He sits in room 23 with his thoughts. It is summer and the windows and doors are open. He can taste the sticky scent of lavender and bougainvillea which overrides the ever present antiseptic odour masking decay and pee. He is proud that he is not incontinent. Yet. But then he gets increasingly frustrated that his memory isn’t what it used to be, not for the short-term things. He’s a smart man. He knows what is happening. The past is surfacing with ever increasing clarity and vibrancy, so acutely, that at times it feels like it is reality, that whatever part of his brain houses the here and now is getting clogged up or simply dying. He still has enough marbles though, he knows that. Which at ninety isn’t bad. His brother, across the ditch in Melbourne turns ninety-five this year and he sees him as an example. He’ll keep batting. Eric has his sights on a century.
He has his daily routine. After breakfast he’ll catch up on the paper. Just like he did when he was with the firm. Do the crossword to keep his brain sharp. A carer will pop her head in the door to see if he wants morning tea. His favourite is Kamin, a lissom treacle-skinned girl with perfect teeth and a gleaming smile. She enjoys teasing him. Flirting back chivalrously he feels potent and manly. Small joys. There’s something incomplete about the day when she’s not on shift.
One morning – was it last week or yesterday? – he is surprised by a knock on the door. It isn’t Kamin but a woman, late thirties by his guess, well-dressed and kindly looking. She hesitates.
“Eric? Eric Hinchcliffe?” she says. He nods. Is this a dream? She is familiar.
Angus’ wife? No, they are in California. He continues to look at her and time stops.
His room is compact but neat. Bed made each morning. A small table for reading and penning the occasional letter to his brother Frank. When he moved here he got rid of most of his furniture, save an antique console, his barometer, a handful of framed maps and a few photos. His papers are in a small chest he picked up in Hong Kong. My life distilled he thought.
On the standard issue bedside table, courtesy of Sunset Retirement Homes, stands a picture of Alice when she was nineteen and they had just started courting. She is young and beautiful with wavy dark hair, her eyes full of love and hope and yearning. Not long after it was taken he was posted, flung out to join the fight for justice far away. The night before Eric sailed, Alice and he lay together: both virgins, both full of desire but both unsure of themselves and the future. He can still feel her pressing against him, digging her nails into his back and trembling with surprised pleasure as he greedily entered her. She’s the only woman he’s ever had. Properly. The couple of tarts in the ports don’t count. It was a crazy time, life was cheap.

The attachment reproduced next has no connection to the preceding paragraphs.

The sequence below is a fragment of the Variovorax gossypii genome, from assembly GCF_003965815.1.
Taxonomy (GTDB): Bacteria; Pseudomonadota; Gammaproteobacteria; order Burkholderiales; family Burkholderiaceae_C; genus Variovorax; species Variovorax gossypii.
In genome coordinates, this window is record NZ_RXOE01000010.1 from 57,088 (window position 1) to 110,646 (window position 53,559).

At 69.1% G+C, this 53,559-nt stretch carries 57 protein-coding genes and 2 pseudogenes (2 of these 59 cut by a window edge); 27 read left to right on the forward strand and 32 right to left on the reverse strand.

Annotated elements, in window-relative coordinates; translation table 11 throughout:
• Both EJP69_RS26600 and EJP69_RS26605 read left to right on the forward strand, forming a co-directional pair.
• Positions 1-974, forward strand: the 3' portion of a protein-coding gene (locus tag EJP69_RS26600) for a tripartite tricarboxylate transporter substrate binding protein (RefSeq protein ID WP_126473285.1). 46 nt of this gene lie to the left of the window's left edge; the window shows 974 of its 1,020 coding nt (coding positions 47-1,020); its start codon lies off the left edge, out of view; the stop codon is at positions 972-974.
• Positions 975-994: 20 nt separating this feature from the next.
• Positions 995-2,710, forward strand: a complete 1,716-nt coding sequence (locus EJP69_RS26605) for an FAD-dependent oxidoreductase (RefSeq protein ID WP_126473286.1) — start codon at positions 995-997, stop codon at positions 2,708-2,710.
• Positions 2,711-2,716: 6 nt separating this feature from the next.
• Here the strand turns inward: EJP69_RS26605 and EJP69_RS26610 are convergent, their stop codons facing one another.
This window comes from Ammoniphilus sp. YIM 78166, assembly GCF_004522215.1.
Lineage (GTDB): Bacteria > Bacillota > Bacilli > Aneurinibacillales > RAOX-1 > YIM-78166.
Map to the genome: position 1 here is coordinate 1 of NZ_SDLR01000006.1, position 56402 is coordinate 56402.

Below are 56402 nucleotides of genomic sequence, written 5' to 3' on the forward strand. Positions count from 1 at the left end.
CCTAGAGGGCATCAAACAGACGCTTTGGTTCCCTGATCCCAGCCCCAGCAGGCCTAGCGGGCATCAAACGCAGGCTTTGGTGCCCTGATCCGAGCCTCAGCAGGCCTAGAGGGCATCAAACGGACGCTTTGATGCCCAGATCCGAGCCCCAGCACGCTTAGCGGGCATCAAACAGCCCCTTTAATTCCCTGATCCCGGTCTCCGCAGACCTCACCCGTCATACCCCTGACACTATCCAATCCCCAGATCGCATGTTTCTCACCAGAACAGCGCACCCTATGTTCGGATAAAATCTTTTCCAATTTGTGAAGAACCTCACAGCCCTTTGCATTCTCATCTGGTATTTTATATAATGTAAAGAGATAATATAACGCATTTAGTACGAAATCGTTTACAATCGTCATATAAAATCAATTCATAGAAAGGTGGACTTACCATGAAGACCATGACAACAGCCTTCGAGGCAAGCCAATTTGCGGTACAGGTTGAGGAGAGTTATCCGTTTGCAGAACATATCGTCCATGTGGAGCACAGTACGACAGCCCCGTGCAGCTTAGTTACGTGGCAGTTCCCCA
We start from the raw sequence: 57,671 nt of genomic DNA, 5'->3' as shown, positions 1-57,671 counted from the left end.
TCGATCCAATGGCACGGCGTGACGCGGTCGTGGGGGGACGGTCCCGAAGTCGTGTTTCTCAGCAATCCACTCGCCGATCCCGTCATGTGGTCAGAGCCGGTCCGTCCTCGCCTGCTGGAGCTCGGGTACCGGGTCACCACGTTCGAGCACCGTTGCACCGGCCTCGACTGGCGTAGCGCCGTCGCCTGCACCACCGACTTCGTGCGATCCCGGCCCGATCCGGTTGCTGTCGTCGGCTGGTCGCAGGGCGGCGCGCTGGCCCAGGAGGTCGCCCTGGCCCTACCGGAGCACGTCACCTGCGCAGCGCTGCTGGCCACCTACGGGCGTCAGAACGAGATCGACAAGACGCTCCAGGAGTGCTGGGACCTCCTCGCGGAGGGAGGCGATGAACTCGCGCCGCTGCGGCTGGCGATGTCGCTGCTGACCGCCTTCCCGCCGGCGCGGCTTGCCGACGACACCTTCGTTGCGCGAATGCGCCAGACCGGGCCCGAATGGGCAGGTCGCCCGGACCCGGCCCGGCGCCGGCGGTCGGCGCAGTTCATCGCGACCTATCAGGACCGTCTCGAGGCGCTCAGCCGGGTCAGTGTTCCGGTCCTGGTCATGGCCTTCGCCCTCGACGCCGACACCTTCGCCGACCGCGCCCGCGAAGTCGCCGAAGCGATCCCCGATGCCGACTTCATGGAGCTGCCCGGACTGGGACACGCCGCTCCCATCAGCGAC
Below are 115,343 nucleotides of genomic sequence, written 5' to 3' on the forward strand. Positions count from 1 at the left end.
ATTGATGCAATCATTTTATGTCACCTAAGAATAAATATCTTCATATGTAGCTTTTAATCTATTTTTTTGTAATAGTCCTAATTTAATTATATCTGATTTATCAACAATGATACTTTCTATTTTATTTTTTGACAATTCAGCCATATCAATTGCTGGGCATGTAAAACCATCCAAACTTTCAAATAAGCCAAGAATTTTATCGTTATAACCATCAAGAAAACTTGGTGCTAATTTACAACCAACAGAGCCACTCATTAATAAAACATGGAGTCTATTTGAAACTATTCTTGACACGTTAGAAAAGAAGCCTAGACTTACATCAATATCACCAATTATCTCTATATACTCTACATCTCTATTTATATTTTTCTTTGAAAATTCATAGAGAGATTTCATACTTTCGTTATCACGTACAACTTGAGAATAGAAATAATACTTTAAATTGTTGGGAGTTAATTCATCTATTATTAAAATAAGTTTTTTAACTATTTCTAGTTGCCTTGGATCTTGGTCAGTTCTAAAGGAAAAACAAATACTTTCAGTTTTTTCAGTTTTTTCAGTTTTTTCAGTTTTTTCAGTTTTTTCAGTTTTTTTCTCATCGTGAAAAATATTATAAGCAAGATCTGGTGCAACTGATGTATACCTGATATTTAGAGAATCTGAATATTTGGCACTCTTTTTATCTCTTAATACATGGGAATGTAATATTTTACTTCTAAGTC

He lost Alice thirty years ago. She was diagnosed in the September which seemed ironic even at the time – a death sentence in the hope of spring. She died the following July. In the damp darkness of winter she slipped away following her shadow. Eric remembers the numbness, the inability to contemplate living one more day without her, let alone thirty years. Her death was an abyss. Many times he stood on the edge of it, looking in, considering. Alice, his dear, darling Alice. Here she is now, coming to him, smiling prettily, reaching out her hand.
Eric dresses well, nothing fancy but decent pants and a clean, pressed shirt; a merino wool sweater if it is chilly. Looking smart is part of feeling good. At lunch he’ll chat with some of the other residents – he hesitates to use the word inmates, although at times that’s how it feels. Not so many men in here and if he’s honest he quite likes the attention of the ladies as long as it doesn’t fall into fuss. In the afternoon he’ll listen to the radio, or if the weather is clement he’ll take a short stroll round the gardens. Last month he had a fall, nothing serious but the doctor suggested he start using a frame. Bit by bit it goes he thinks. Don’t let me end up dribbling in a wheelchair.
The woman walks in smiling. She extends a hand. He gets half-way up but she indicates for him to sit, as she perches on the side of the bed. She is self-assured. He feels embarrassed that his room clearly doesn’t cater for guests. Before he can apologise she explains: “I telephoned earlier and they said you were here. I hope you don’t mind. I’m Grace, Peter’s daughter.”
Eric registers her accent. She is a relation from England. Eric’s parents emigrated to Auckland in 1913. They sailed on the SS Ruahine. Eric though was born here in Epsom. Later he wandered – the war, Sydney where he and Alice raised Angus (who himself had restless feet), Wellington before coming back home. He does feel that this patch of land in the city is home because it’s where he spent his formative years, the time of self-discovery and denial in equal measure; where he mapped out the man he wanted to become.
Eric’s father was the eldest of eight: Bertie, Ivy, Daisy, Elsie, Colin, Edith, Bessie and Tom. Colin died of fever when he was a baby, so it was left to the two remaining boys to bookend the girls. Did his father Bertie ever feel guilty; did he ever sense that he had abandoned his responsibility by emigrating? But then Daisy came over too, though as Eric’s father told it, she didn’t settle and headed back after a couple of years. In those days it would have been a long journey home with your tail between your legs. So why did Bertie stay? Was his father just stubborn and proud? No. Eric remembers him as happy, relaxed. He and his mother were “progressive” parents. They were pioneers.